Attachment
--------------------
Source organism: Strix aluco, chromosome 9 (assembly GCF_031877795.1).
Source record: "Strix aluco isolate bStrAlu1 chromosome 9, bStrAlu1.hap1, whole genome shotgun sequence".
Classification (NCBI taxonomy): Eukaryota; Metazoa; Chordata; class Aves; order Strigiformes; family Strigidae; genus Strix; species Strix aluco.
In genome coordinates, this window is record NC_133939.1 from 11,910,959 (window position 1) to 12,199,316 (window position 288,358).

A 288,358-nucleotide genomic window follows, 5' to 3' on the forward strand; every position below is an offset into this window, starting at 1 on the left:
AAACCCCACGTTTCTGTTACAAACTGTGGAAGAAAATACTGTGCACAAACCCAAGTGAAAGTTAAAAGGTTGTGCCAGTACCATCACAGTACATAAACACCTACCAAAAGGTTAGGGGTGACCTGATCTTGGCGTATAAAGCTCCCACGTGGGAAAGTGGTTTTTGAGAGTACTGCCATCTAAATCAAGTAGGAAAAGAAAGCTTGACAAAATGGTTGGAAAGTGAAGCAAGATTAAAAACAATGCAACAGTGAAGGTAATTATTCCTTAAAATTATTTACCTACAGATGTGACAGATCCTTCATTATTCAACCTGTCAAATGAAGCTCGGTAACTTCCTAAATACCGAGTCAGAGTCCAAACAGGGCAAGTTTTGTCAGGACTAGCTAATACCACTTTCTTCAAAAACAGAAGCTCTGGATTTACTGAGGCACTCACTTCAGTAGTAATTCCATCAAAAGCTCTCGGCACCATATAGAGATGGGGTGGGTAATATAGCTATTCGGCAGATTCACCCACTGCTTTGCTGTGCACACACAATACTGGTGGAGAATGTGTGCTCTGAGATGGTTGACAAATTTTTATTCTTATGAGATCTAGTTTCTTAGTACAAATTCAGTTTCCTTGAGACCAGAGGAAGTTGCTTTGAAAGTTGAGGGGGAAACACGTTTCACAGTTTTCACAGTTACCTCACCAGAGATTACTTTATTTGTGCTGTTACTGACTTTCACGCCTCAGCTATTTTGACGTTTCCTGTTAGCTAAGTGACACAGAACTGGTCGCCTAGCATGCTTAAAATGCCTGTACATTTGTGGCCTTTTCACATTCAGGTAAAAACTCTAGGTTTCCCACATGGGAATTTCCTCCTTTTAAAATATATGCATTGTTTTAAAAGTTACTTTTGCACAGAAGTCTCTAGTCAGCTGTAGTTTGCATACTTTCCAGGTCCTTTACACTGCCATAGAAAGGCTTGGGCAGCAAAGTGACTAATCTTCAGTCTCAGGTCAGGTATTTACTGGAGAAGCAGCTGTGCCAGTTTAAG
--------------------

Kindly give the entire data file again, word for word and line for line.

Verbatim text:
Source organism: Strix aluco, chromosome 9 (assembly GCF_031877795.1).
Source record: "Strix aluco isolate bStrAlu1 chromosome 9, bStrAlu1.hap1, whole genome shotgun sequence".
Classification (NCBI taxonomy): Eukaryota; Metazoa; Chordata; class Aves; order Strigiformes; family Strigidae; genus Strix; species Strix aluco.
In genome coordinates, this window is record NC_133939.1 from 11,910,959 (window position 1) to 12,199,316 (window position 288,358).

A 288,358-nucleotide genomic window follows, 5' to 3' on the forward strand; every position below is an offset into this window, starting at 1 on the left:
AAACCCCACGTTTCTGTTACAAACTGTGGAAGAAAATACTGTGCACAAACCCAAGTGAAAGTTAAAAGGTTGTGCCAGTACCATCACAGTACATAAACACCTACCAAAAGGTTAGGGGTGACCTGATCTTGGCGTATAAAGCTCCCACGTGGGAAAGTGGTTTTTGAGAGTACTGCCATCTAAATCAAGTAGGAAAAGAAAGCTTGACAAAATGGTTGGAAAGTGAAGCAAGATTAAAAACAATGCAACAGTGAAGGTAATTATTCCTTAAAATTATTTACCTACAGATGTGACAGATCCTTCATTATTCAACCTGTCAAATGAAGCTCGGTAACTTCCTAAATACCGAGTCAGAGTCCAAACAGGGCAAGTTTTGTCAGGACTAGCTAATACCACTTTCTTCAAAAACAGAAGCTCTGGATTTACTGAGGCACTCACTTCAGTAGTAATTCCATCAAAAGCTCTCGGCACCATATAGAGATGGGGTGGGTAATATAGCTATTCGGCAGATTCACCCACTGCTTTGCTGTGCACACACAATACTGGTGGAGAATGTGTGCTCTGAGATGGTTGACAAATTTTTATTCTTATGAGATCTAGTTTCTTAGTACAAATTCAGTTTCCTTGAGACCAGAGGAAGTTGCTTTGAAAGTTGAGGGGGAAACACGTTTCACAGTTTTCACAGTTACCTCACCAGAGATTACTTTATTTGTGCTGTTACTGACTTTCACGCCTCAGCTATTTTGACGTTTCCTGTTAGCTAAGTGACACAGAACTGGTCGCCTAGCATGCTTAAAATGCCTGTACATTTGTGGCCTTTTCACATTCAGGTAAAAACTCTAGGTTTCCCACATGGGAATTTCCTCCTTTTAAAATATATGCATTGTTTTAAAAGTTACTTTTGCACAGAAGTCTCTAGTCAGCTGTAGTTTGCATACTTTCCAGGTCCTTTACACTGCCATAGAAAGGCTTGGGCAGCAAAGTGACTAATCTTCAGTCTCAGGTCAGGTATTTACTGGAGAAGCAGCTGTGCCAGTTTAAG